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End-of-life notice: American Legal Ethics Library

As of March 1, 2013, the Legal Information Institute is no longer maintaining the information in the American Legal Ethics Library. It is no longer possible for us to maintain it at a level of completeness and accuracy given its staffing needs. It is very possible that we will revive it at a future time. At this point, it is in need of a complete technological renovation and reworking of the "correspondent firm" model which successfully sustained it for many years.

Many people have contributed time and effort to the project over the years, and we would like to thank them. In particular, Roger Cramton and Peter Martin not only conceived ALEL but gave much of their own labor to it. We are also grateful to Brad Wendel for his editorial contributions, to Brian Toohey and all at Jones Day for their efforts, and to all of our correspondents and contributors. Thank you.

We regret any inconvenience.

Some portions of the collection may already be severely out of date, so please be cautious in your use of this material.


Colorado Disciplinary Rules of Professional Conduct

Comment - Rule 3.1

[1] The professional responsibility of a lawyer derives from membership in a profession which has the duty of assisting members of the public to secure and protect available legal rights and benefits. Each member of our society is entitled to have his or her conduct judged and regulated in accordance with the law; to seek any lawful objective through legally permissible means; and to present for adjudication any lawful claim, issue or defense.

(1) The advocate has a duty to use legal procedure for the fullest benefit of the client's cause, but also a duty not to abuse legal procedure. The law, both procedural and substantive, establishes the limits within which an advocate may proceed. However, the law is not always clear and never is static. Accordingly, in determining the proper scope of advocacy, account must be taken of the law's ambiguities and potential for change.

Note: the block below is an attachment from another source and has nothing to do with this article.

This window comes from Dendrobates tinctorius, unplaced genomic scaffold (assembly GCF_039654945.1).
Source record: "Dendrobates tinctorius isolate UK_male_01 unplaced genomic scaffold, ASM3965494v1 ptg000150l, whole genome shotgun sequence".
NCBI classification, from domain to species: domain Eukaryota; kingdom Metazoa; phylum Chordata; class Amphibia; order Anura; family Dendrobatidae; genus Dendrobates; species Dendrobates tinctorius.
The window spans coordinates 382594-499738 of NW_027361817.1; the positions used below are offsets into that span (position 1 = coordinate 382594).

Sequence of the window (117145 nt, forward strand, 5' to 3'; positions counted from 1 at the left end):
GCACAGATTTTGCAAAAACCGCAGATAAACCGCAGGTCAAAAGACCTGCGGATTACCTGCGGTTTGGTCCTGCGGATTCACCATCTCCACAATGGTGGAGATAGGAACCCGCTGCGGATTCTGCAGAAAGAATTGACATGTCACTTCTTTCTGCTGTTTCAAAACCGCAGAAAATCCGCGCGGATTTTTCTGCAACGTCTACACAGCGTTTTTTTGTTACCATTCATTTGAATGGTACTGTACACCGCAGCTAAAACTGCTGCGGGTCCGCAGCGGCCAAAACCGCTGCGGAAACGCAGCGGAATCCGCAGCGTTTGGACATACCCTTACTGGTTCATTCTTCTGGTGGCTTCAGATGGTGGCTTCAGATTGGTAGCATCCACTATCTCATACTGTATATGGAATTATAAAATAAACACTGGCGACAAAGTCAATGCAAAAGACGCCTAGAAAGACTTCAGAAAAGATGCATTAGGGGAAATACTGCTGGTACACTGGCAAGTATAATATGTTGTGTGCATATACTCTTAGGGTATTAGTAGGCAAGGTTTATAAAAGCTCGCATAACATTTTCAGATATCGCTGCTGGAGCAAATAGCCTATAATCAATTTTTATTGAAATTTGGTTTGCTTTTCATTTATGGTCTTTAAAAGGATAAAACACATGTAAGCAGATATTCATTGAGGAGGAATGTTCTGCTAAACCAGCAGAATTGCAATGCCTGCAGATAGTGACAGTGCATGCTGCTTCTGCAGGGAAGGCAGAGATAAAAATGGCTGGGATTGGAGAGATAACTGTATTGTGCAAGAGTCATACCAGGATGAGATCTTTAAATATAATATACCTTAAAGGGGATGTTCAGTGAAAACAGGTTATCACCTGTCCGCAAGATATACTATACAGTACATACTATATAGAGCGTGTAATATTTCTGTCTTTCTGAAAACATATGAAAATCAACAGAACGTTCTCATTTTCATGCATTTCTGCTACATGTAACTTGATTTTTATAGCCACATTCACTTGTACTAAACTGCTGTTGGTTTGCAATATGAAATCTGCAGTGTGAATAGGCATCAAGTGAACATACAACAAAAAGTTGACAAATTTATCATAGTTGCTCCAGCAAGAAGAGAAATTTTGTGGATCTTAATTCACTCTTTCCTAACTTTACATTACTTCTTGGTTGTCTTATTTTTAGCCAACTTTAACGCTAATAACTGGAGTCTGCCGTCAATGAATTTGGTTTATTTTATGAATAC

(2) The filing of an action or defense or similar action taken for a client is not frivolous merely because the facts have not first been fully substantiated or because the lawyer expects to develop vital evidence only by discovery. Such action is not frivolous even though the lawyer believes that the client's position ultimately will not prevail. The action is frivolous, however, if the client desires to have the action taken primarily for the purpose of harassing or maliciously injuring a person, or, if the lawyer is unable either to make a good faith argument on the merits of the action taken or to support the action taken by a good faith argument for an extension, modification or reversal of existing law.

Committee Comment

[2] The Committee felt that this provision is an improvement on DR 7-102(A) which makes it improper for a lawyer to "file a suit . . . when he knows or when it is obvious that such action would serve merely to harass or maliciously injure." The Rule talks in terms of "frivolous" actions, rather than in terms that seem to speak to the motivation of the attorney. The Rule also seems preferable in that it sets out more clearly an objective standard for evaluating the conduct of the attorney. Some language from EC 7-1 was added at the start of the Comments to the Rule to emphasize that this Rule is not inconsistent with a lawyer's obligation to seek vigorously a client's lawful objectives through lawful means.